Media and Film Studies

Media Logo  Film Studies Logo

THE TEAM 2019-20

  • Miss Sarah Jacobson – Director of Learning for Media Studies
  • Miss Jan Giovanni – Director of Learning for Film Studies
  • Miss Beth Wade
  • Mr Nick Meekham - Creative Media Technician
The aim of Media and Film Studies is to create an atmosphere where students wish to learn, enjoy what they learn and where their intellectual curiosity is fostered. The department aims to make teaching and learning a stimulating experience for teacher and students alike.

Aims and Objectives

To encourage students’ interest and a lasting appreciation of media texts.
  • to enable students to be demonstrate knowledge and application of the Key Concepts employed within Media Studies (Media Forms – including Language Ideology and Values, Narrative and Genre, Media Audiences, Media Institutions, Media Representations) and the evaluation of texts and ideas using the Key Concepts.
  • to encourage students to demonstrate knowledge, application and evaluation of major ideas, theories, debates and information relevant to the study of contemporary media
  • to encourage students to demonstrate knowledge, application and evaluation of all three media platforms (Broadcasting, Print Media and e-Media) including all associated technologies.
  • to develop the creative talents of students.
  • to expose students to a wide range of media texts, including web and print based, aural and visual texts, and to cross-curricular links so that they may see Media Studies as:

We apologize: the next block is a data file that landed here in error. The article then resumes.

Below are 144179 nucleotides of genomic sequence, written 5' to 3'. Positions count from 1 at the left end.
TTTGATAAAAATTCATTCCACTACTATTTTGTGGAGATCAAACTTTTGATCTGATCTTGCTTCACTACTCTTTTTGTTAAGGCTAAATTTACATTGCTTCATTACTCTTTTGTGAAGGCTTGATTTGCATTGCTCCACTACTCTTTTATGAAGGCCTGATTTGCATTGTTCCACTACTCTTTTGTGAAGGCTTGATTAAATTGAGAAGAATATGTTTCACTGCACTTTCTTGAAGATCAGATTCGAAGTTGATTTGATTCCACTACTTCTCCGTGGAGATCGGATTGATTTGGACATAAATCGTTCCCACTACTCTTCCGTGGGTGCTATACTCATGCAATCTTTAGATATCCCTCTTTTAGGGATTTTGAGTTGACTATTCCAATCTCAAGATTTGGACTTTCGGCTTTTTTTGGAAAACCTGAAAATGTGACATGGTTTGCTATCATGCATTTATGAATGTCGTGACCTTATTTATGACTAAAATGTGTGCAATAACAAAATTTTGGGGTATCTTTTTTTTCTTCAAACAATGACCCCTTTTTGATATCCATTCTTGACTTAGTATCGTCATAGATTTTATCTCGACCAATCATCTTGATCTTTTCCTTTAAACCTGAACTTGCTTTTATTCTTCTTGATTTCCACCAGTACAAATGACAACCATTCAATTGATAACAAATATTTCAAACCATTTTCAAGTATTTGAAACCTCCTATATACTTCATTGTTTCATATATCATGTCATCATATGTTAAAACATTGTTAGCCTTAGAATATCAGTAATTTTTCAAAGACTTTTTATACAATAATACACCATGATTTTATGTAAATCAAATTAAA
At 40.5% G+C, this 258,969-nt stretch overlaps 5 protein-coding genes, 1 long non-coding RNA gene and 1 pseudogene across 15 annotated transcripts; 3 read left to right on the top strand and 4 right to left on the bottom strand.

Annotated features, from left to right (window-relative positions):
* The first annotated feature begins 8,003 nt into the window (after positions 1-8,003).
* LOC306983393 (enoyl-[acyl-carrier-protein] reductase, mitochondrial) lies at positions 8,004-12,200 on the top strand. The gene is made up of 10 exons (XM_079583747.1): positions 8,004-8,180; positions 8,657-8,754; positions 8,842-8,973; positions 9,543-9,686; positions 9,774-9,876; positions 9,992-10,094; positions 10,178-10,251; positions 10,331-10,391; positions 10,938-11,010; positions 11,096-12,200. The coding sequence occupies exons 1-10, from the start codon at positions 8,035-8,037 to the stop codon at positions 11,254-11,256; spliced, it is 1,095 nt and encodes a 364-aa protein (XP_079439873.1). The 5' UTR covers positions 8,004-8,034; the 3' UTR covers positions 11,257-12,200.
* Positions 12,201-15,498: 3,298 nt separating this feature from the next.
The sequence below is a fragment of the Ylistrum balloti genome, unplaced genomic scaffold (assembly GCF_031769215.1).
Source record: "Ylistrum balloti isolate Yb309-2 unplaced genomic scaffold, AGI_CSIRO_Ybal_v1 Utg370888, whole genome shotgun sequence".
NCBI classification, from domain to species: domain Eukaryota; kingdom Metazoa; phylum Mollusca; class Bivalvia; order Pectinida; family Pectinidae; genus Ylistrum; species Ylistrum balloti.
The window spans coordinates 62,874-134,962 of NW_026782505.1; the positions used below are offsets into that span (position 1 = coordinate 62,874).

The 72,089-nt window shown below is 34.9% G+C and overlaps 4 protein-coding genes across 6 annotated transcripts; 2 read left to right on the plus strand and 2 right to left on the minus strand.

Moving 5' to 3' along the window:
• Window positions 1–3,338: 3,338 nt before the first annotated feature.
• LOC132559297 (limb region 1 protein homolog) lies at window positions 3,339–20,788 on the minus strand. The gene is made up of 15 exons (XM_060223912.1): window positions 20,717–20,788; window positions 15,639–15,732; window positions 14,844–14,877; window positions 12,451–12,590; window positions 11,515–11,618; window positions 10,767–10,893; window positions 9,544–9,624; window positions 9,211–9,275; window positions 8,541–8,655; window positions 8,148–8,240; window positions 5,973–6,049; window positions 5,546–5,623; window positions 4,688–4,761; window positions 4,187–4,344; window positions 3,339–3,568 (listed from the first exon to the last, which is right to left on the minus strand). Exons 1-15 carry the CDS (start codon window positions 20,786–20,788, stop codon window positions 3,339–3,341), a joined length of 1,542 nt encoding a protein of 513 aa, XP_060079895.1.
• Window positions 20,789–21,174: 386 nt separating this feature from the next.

• a major cultural feature.
  • part of a wider body of knowledge and skills.
  • to enable students to work independently and as part of a team so that Media Studies contributes to the development of key skills such as ICT, reading, writing and communication.
  • to employ teaching methods and resources which allow all students, irrespective of gender, ethnic origin and academic ability to have equal access to Media Studies and to experience success and enjoyment in their work.

KS5 - Media Studies

Pearson Edexcel BTEC Level 3 Creative Digital Media Production
Students will complete two units per year.
UNIT 1: Media Representations
This unit provides an introduction to fundamental media theory and analysis. Students investigate a range of media from different sectors, such as music videos, short film extracts, animation, news programmes, websites, digital games and print adverts in order to explore how meaning, messages and values are constructed through formal and stylistic elements. They develop an understanding of semiotic analysis and the ‘reading’ of media texts.
The assessment is by an on-screen examination. Students view a video clip and are asked a series of short and extended answer questions, testing their knowledge and understanding and their analysis and evaluation skills.
ASSESSMENT - onscreen exam
UNIT 4: Pre-Production Portfolio
 Students consider the essential pre-production work that takes place as part of a creative media production. They develop:
  • an understanding of the requirements of the planning stage of a media product, from finance and logistics to regulations
  • the pre-production skills and experience needed to carry out tasks to produce a digital media product.
For the assessment, students create a portfolio and manage the pre-production for their own creative media production.
ASSESSMENT – coursework assignment
UNIT 8: Responding to a Commission
In this unit, students develop an understanding of how to interpret a commission brief and respond to it with ideas based on the required content, style, audience, purpose and approach proposed by the client.